With the motor running, add the liquid to the dry ingredients until a dough is formed, it should be coming away from the side of the mixer cleanly.

Knead the dough: by running the machine for another 2 mins (it feels like forever!!) or knead it on the counter for 8-10mins.
(the purpose here is to get gluten forming in the dough to give elasticity)



Once you're done kneading, put the dough into an oiled mixing bowl and cover it with a damp cloth. Leave it somewhere warm to double in size for around 60mins. Alternatively cover with cling film and leave it in the fridge over night.




Get your heavy based pan hot! I did an experiment to see how much dough was required to fit my pan: it's 9inches, not a bad size for a naan. The dough should be about 2mm thick after it's rolled out. I tried a 70g ball, but it was a bit on the wee side, so I upped it to 120g. In the end a 100g dough ball, rolled out to 2mm thickness, was the perfect fit for my pan.

Don't forget to flour the work surface and the rolling pin before you roll the dough. Flip and turn it 90 degrees on each roll to ensure there's enough flour to stop it sticking. Roll it a touch larger than the pan since it will shrink as you transfer it to said pan.



Of course if you have a tandoor oven you'd pop it onto a round spongy thing and stick it to the inside of the oven for it to cook. But if you have a tandoor oven and you're reading this recipe I think you should have done a bit more research before opening your kebab shop!! Having said that, if you follow this recipe it'll come out better than the crap, loveless kebabs you get from most kebab shops. Where's my trumpet gone? Oh look, there it is, that'll be me there blowing it!! : )

Back to he recipe . . .



Watch the bubbles form on the surface, it will start to look irresistible - still needs browning on top - check the underside to make sure it's golden, then pop it under the grill, after putting a fork through the large bubbles - this will stop your naan ballooning under the grill and catching fire!!



Last thing you want is a Homer Simpson style 'Haaaaaaaa' as you run, flaming balloon naan, flicking from hand to hand to the garden, looking for the nearest disposal point.



Remove perfectly browned naan, brush with clarified butter and dust with poppy seeds. Heaven!



The dough will last in the fridge for a couple of days no problem, so fresh naan for lunch or breakfast? Thank you please!
Hmmmm . . .  : )


for 2 ultra healthy and super tasty moist turkey kebabs

This is a really simple prep, mix and assembly job, resulting in a cracking bit of fare for those invited to dinner!

for the marinaded turkey
1/2 tsp  garam masala
1/2 tsp cumin seed (ground)
6 cardamom pods (deseeded & ground)
1/2 tsp turmeric
1/4 tsp pimentón
60ml EVO
300g turkey breast (cut into chunks)

for the yoghurt and mint sauce
150ml natural yoghurt
10g fresh mint (finely chopped)
10g coriander (finely chopped)

for the mango sauce
100ml mango chutney
50ml water (to loosen)
15ml chilli sauce

for the salad

1/2 gem lettuce (roughly chopped)
1/2 tomato (diced)
1/4 cucumber (quartered lengthways and sliced)
100g cabbage (julienne)
1 spring onion (fine slice)
1/4 red pepper (julienne, halved)
4 mange tout (julienne)
2 tbsp mayo [LINK] (optional - if you're out of yoghurt)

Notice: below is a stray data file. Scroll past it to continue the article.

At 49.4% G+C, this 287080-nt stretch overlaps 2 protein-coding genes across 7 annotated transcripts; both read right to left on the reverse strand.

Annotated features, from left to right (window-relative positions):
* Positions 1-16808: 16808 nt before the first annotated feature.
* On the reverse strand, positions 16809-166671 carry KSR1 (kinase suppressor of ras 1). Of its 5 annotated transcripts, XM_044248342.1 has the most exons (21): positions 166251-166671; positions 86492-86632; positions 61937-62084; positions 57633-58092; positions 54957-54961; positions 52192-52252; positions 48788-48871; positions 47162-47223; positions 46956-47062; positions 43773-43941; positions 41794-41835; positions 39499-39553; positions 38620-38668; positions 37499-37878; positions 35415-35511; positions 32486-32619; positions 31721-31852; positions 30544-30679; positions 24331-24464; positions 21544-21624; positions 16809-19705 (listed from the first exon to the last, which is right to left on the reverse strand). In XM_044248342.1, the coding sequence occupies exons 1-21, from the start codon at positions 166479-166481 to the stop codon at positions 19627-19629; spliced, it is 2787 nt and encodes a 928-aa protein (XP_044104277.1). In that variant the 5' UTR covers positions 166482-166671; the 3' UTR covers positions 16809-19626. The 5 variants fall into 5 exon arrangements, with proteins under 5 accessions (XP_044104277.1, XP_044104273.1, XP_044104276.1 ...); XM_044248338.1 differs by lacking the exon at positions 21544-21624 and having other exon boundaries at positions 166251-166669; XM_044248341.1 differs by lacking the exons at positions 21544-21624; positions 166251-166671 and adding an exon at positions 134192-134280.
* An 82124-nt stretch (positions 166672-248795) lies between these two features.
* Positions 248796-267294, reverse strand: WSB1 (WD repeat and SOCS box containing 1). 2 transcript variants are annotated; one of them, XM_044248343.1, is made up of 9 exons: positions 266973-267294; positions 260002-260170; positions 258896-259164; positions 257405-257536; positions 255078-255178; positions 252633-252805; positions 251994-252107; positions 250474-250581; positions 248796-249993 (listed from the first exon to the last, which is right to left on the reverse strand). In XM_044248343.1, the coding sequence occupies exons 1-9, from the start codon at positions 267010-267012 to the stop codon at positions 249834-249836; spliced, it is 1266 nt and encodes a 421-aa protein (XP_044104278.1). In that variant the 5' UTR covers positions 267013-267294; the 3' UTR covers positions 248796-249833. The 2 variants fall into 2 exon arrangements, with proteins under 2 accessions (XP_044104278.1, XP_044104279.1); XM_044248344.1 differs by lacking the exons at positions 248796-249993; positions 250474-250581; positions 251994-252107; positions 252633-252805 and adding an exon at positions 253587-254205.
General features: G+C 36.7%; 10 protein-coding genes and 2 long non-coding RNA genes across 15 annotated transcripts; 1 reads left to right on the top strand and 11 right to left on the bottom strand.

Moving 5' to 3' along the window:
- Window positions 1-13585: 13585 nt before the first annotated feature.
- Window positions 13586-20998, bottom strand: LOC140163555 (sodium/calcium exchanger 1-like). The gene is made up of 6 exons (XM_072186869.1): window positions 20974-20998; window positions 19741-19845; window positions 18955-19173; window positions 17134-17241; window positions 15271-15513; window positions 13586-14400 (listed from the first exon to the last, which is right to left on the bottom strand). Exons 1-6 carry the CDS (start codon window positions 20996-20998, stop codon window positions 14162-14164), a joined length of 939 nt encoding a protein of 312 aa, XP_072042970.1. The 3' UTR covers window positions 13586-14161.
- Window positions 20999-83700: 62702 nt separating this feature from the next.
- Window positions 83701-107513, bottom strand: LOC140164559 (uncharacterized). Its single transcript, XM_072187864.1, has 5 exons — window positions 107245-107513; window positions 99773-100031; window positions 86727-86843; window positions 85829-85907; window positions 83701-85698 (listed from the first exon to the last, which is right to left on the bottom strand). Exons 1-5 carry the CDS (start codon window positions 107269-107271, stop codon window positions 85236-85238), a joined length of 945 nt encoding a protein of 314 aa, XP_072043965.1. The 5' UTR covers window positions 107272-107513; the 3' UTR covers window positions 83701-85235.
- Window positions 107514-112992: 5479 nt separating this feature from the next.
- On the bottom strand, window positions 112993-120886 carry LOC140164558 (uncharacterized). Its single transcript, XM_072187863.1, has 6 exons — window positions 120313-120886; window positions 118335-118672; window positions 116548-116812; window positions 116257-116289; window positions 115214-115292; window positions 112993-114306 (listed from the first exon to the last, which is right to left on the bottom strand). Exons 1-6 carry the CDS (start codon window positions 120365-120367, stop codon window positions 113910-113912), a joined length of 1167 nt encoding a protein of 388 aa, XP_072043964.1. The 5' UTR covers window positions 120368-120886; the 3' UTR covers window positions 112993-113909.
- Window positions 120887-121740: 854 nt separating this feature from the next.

for the naan bread
2 naan bread (see above)

for the garnish
coriander (torn)

yoghurt and mint sauce
Mix ingredients together.

mango sauce
Mix ingredients together



salad
Mix all the ingredients together except the gem lettuce.



marinaded turkey
Mix all the ingredients together and leave to marinate for at least 2hrs or overnight.
Sear in a heavy-based pan, it won't need any oil as  the marinade has enough, cook until golden brown, turning occasionally.
Remove the turkey from pan and deglaze it with a little water or white wine if you have some to hand (50ml). Put the turkey and the juice in a warm bowl ready for assembly of the kebabs!



what could go wrong?
You might eat all 8 naan yourself and turn into a pork chop! It's better to share them with family and friends!

thinking ahead
You can make the naan dough a day in advance, and keep it in the fridge ready for your guests' arrival. Are you kidding? Guestses aren't allowed near the precious are they? No-nooo, it's mineses it is!

to serve
Put all the components on the table and let folk serve themselves: Lay some gem lettuce on a naan, place some turkey on top of that, a little salad on top of that, coriander, and whichever sauces you fancy! Roll and eat

variations
Are many and varied, if you have a kebab recipe that you want tested in the foodlab please comment, or mail!

Wednesday, 11 January 2012

Recipe: Herefordshire Beef Pho w/ Brandy de Jerez Digestif


First day's rest for the festive season! Wake up in the morning, slowly, don't have anything to do today. I love that feeling - holiday! - without a care in the world, no responsibilities to deal with and a bit of cash to spend on a good time! Yeay! What to do? Potter about, make a coffee and call friend, "you fancy hanging out?", "yip : )", "cool, I'll come get you, we can do a little shopping for dinner". "You had breakfast yet?" "No? OK we can grab that too". Quick look in the fridge and larder, what have we got? Some oxtail, onions, lemons, ginger, lemon grass, chillies, bottle of Prosecco : ) hmmm and idea begins to form involving slow cooking oxtail. A little piece of fillet steak, some noodles and some coriander will be all I need.